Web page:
Numb buzzing sensation shown as bees inside a person's legs

Life With MS: Numbness & Tingling

As I was looking through some of my past articles today, I realized that I haven’t really ever covered one of my most common symptoms: numbness and tingling. Sure, I’ve mentioned it a lot, but haven’t really talked enough about the symptom and how it affects me on a daily basis. Numbness and tingling sensations (known as paresthesia) are extremely common MS symptoms and ones that I deal with every single day. Even as I write this, part of my face is numb and both my legs have a tingling sensation. These symptoms are so common that most people with MS that are reading this will know exactly what I’m talking about. However, this may be useful for your friends and family to know.

What am I talking about?

So when we talk about numbness, it can be hard to describe the sensation without using the word itself. Typically, we mean it to be a dullness or even lack of sensation in an area. It feels like the affected area has been shot up with Novocaine or like when your leg “falls asleep”. The tingling sensation (paresthesia) that goes hand in hand with numbness, for me, feels like when you fall asleep on your arm and wake up and you feel like you have to shake it out to get feeling back, except, nothing brings the feeling back. If the term “bees buzzing” was somehow a physical sensation, that would describe the way it feels. Some people experience paresthesia as a tightness, itching, burning, or even a sensation that feels like “your skin is crawling.”1 I also sometimes experience it as a “wet” sensation, where it feels like part of my body is soaking wet, even though it’s bone dry.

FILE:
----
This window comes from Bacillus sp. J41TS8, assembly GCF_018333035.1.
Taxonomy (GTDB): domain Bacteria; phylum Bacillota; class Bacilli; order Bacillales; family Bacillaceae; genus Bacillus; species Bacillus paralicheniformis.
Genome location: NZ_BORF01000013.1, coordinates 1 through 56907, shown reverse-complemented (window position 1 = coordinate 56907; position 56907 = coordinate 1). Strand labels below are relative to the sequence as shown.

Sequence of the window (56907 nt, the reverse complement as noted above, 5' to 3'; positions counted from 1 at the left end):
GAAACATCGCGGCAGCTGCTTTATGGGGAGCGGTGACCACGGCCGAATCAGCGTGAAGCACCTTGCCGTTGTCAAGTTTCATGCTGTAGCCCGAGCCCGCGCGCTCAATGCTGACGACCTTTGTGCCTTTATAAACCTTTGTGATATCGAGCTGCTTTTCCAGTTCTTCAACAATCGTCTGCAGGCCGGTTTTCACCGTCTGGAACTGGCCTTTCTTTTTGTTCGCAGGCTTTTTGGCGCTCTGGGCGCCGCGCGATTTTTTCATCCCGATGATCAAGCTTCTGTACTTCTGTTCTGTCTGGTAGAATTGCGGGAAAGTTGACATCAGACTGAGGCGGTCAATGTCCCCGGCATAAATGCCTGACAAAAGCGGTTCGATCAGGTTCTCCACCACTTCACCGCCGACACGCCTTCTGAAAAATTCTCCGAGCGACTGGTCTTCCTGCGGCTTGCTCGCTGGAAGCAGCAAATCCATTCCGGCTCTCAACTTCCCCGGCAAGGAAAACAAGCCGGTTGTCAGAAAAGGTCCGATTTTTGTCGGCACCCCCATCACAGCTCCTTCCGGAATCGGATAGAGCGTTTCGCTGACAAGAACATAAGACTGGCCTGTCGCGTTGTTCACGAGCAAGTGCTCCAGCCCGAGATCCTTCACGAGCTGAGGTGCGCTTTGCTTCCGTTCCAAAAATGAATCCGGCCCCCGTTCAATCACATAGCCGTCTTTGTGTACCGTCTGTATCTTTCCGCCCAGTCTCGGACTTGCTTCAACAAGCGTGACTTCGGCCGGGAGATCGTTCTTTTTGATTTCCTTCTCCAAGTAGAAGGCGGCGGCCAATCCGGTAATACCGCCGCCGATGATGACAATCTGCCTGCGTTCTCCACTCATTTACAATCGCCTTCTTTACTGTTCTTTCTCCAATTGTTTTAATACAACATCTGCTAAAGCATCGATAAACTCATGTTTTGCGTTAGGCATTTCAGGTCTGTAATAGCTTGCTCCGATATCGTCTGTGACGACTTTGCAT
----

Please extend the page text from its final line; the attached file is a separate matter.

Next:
Why does this happen?

Like most MS symptoms, numbness and tingling are caused by the demyelination of our nerves. The insulation around our nerves is either damaged or stripped away completely. We talk about this with just about every symptom of MS, but I think an interesting thing to note here, is that this can sometimes be an example of the absence of sensory information due to demyelination. So often it is mentioned that the brain is sending a signal somewhere and it doesn’t make it or doesn’t make it in time (like when your brain says take a step, the signal is delayed and then you fall, a common MS occurrence). That can sometimes be true in the case of numbness and tingling, too.2,3


These numbness and tingling sensations are often considered just annoyances to most of us with MS. It’s something that we have to learn to live with. There can be dangers with these sensations though. In my own experience, numbness in my feet has led to a few falls. I know of others who have accidentally burned themselves by grabbing pots and because they couldn’t feel the pain, ended up having worse burns than they would have if they been able to properly feel the heat. Numbness can affect our ability to eat and drink as well. While less of a danger, paresthesia can be extremely frustrating, particularly if it manifests itself as an itching sensation.

Part of life with MS

Like many with MS, the numbness was one of my first symptoms and one that I still suffer from every day of my life. One of the first signs I am getting too warm is when the right side of my face goes numb. I think most people associate numbness with the cold, however, because heat is such a trigger for me, I now associate the sensation with warm temps, which some people find kind of strange. Like most of my symptoms, a temperature change and stress can bring the issue to the forefront rather quickly. There is no real solution to numbness and tingling, they are just a part of life with Multiple Sclerosis. In fact, it is such a common sensation for me, that in my several years of writing about MS, I only just now devoted an entire article to it, that’s how accustomed I’ve become to it. If you know someone with MS, they’re probably pretty familiar with it too.

Thanks for reading!


My Other Articles On - Follow Me On Facebook

By providing your email address, you are agreeing to our privacy policy.

This article represents the opinions, thoughts, and experiences of the author; none of this content has been paid for by any advertiser. The team does not recommend or endorse any products or treatments discussed herein. Learn more about how we maintain editorial integrity here.

Join the conversation

Please read our rules before commenting.